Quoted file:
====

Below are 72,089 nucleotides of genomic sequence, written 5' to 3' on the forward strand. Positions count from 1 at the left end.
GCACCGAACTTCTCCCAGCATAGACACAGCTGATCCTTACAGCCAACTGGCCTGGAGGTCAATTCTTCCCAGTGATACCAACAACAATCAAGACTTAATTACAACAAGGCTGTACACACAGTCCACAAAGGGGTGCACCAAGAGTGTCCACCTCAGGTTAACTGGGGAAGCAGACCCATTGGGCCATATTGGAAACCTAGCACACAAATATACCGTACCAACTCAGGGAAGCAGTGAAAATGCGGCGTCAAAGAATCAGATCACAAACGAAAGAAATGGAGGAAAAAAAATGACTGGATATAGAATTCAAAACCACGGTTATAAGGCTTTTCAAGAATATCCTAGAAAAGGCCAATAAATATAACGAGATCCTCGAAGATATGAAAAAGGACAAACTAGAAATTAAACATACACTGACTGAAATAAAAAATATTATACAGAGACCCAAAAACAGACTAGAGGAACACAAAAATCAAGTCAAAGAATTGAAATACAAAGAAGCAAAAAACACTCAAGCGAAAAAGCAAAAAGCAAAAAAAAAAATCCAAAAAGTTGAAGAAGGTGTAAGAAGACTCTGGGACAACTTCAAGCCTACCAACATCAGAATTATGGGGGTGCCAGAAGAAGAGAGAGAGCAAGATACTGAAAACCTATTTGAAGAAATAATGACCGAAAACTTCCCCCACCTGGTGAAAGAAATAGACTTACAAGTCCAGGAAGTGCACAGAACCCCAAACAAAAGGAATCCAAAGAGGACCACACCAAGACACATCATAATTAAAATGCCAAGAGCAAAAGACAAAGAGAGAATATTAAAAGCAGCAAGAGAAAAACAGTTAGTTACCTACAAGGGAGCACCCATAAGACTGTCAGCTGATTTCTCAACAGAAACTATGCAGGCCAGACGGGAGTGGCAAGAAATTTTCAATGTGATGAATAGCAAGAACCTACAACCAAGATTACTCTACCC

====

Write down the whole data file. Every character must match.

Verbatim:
Below are 72,089 nucleotides of genomic sequence, written 5' to 3' on the forward strand. Positions count from 1 at the left end.
GCACCGAACTTCTCCCAGCATAGACACAGCTGATCCTTACAGCCAACTGGCCTGGAGGTCAATTCTTCCCAGTGATACCAACAACAATCAAGACTTAATTACAACAAGGCTGTACACACAGTCCACAAAGGGGTGCACCAAGAGTGTCCACCTCAGGTTAACTGGGGAAGCAGACCCATTGGGCCATATTGGAAACCTAGCACACAAATATACCGTACCAACTCAGGGAAGCAGTGAAAATGCGGCGTCAAAGAATCAGATCACAAACGAAAGAAATGGAGGAAAAAAAATGACTGGATATAGAATTCAAAACCACGGTTATAAGGCTTTTCAAGAATATCCTAGAAAAGGCCAATAAATATAACGAGATCCTCGAAGATATGAAAAAGGACAAACTAGAAATTAAACATACACTGACTGAAATAAAAAATATTATACAGAGACCCAAAAACAGACTAGAGGAACACAAAAATCAAGTCAAAGAATTGAAATACAAAGAAGCAAAAAACACTCAAGCGAAAAAGCAAAAAGCAAAAAAAAAAATCCAAAAAGTTGAAGAAGGTGTAAGAAGACTCTGGGACAACTTCAAGCCTACCAACATCAGAATTATGGGGGTGCCAGAAGAAGAGAGAGAGCAAGATACTGAAAACCTATTTGAAGAAATAATGACCGAAAACTTCCCCCACCTGGTGAAAGAAATAGACTTACAAGTCCAGGAAGTGCACAGAACCCCAAACAAAAGGAATCCAAAGAGGACCACACCAAGACACATCATAATTAAAATGCCAAGAGCAAAAGACAAAGAGAGAATATTAAAAGCAGCAAGAGAAAAACAGTTAGTTACCTACAAGGGAGCACCCATAAGACTGTCAGCTGATTTCTCAACAGAAACTATGCAGGCCAGACGGGAGTGGCAAGAAATTTTCAATGTGATGAATAGCAAGAACCTACAACCAAGATTACTCTACCC